A few minutes later, all of us were getting dressed in the clubhouse. I overhead a few guys from another team talking about the race. One of them was saying, When I saw Slavin there at the front, I said to myself, Whats he doing up there?
A decade later, I had a neighbor named Clarence Richie, who ran twenty-six miles twice a week,
just for the fun of it. He turned me on to his bridge run, which he did on his "easy" days.
We lived on the Lower Eastside, just off Delancey Street, so we began our run on the
Williamsburg Bridge. From there we headed along Myrtle Ave to Dumbo and then over
the Brooklyn Bridge. Once again in Manhattan, we threaded our way through Chinatown and
back to the Lower Eastside.
If the Brooklyn Bridge had just a handful of pedestrians, the Williamsburg Bridge was almost
totally deserted. I rarely encountered more than a couple of people when I would do my
usual round trip. But my fondest memory was when a guy asked me for a cigarette.
Later, I thought of an answer, which actually made no sense: Don't you know that running
is bad for smoking?
There were even fewer people on the Manhattan Bridge. I ran across just a few times and don't remember ever seeing a soul. It was kind of creepy, but that still didn't compare with the stretch at the Brooklyn entrance to the Williamsburg Bridge, where you had to run about fifteen feet below the subway tracks.
Sometimes people ask me if I ever ran a marathon. The answer is "yes and no." Back in 1962,
I did run in Boston. I was twenty-two, and should have been in the best shape in my life. But
I was working full time, going to grad school at night, and also attending occasional army
That did not leave a lot of time of training. In fact, the best I did was one or two five-mile runs
a week. To this day, I am embarrassed to admit that.
My race strategy was on a par with my training regimen. I would go out fast and hold the lead as long as I could. Because there were just 181 runners, this would be possible.
I did go out fast -- much too fast. I led for a few hundred yards, but then I got a terrible stitch in my side. I was clutching my ribs as runner after runner jogged by. Soon I recovered, but now my goal was just to finish. I remember reaching the five-mile mark in Framingham, the ten-mile mark in Natick. But by then, for the first time in a race, I had stopped running.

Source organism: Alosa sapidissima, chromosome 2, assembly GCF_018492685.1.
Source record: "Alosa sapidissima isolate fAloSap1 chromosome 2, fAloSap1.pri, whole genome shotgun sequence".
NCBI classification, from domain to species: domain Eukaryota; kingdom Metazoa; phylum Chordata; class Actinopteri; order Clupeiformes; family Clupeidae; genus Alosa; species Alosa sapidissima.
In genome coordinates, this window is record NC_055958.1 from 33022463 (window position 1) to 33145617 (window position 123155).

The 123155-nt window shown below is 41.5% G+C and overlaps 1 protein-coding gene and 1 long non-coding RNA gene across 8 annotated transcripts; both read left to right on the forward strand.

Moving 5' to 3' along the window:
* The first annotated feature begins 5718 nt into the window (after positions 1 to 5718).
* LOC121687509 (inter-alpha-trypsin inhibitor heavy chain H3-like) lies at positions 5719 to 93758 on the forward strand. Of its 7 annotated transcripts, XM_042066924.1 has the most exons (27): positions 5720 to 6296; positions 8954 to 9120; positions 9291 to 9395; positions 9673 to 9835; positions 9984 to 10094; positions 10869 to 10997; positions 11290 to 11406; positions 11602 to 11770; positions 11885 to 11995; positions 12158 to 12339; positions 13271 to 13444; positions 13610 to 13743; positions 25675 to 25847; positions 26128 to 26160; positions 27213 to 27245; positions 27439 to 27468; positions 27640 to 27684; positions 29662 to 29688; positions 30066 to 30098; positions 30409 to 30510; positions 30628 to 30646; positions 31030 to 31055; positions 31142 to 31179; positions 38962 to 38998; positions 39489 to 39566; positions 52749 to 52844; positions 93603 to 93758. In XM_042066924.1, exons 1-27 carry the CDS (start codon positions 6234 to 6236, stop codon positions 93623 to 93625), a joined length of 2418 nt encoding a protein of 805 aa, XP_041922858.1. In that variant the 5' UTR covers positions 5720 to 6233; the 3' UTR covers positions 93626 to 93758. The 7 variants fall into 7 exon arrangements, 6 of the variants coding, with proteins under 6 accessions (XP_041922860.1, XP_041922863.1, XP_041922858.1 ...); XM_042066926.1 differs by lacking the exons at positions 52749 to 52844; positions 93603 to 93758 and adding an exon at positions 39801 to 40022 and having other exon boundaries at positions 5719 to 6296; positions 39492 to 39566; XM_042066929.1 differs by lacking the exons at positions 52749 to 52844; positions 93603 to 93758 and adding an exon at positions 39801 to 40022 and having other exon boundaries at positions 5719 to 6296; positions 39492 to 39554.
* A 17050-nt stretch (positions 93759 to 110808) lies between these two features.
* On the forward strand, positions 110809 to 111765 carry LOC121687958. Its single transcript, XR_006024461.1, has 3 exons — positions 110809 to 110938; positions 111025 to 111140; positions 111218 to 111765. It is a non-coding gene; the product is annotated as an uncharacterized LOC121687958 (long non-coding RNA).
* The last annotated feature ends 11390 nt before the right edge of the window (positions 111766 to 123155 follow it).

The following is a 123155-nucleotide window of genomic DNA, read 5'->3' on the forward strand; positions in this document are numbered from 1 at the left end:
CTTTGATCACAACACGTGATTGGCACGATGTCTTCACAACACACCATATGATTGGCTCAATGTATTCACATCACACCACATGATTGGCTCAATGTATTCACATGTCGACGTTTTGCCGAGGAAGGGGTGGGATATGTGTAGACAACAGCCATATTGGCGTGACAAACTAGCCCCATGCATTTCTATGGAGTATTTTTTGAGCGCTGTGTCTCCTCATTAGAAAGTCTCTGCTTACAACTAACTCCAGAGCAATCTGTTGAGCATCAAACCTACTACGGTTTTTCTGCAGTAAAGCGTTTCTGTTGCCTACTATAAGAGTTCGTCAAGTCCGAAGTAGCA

I would walk for a while, and then start jogging again. I passed the halfway mark near Wellesley College, but I knew that I would never make it all the way. My feet were blistered and I was dead last, far behind the guy in 180th place. A few minutes later, a kindly driver offered to take me to Boston.
Just an hour after the first runners crossed the finish line, the Boston papers had the results of the race. Here are the words in the second paragraph of a first-page story:
The fleeting glory of leading the pack went to Steve Slavin of Brooklyn. He was instantly pursued by Kurt Steiner. After a quarter mile Slavin clutched his side and dropped back, evidently because of the fast pace he had set."
When I showed the clip to Clarence and his good friend, Teddy, the two of them burst out laughing.
"What's so funny?" I asked. "You're laughing at me because I went out so fast?"
They just shook their heads, and couldn't stop laughing. Finally, they were able to explain why the article was so funny. It turned out that Kurt Steiner was well known for sprinting into the lead at the start of marathons.
Then Clarence added, "You must have gone out of there like a bat out of hell to beat that guy!"
Maybe thirty years later, I heard that Kurt Steiner was the director of a road race I'd be running in. I walked over to him and asked, "Mr. Steiner?"
"Yah?" He was in his late sixties or early seventies, and had what sounded like a German accent.
I handed him the clipping. A few seconds later he growled, "You vere zuh guy!!!"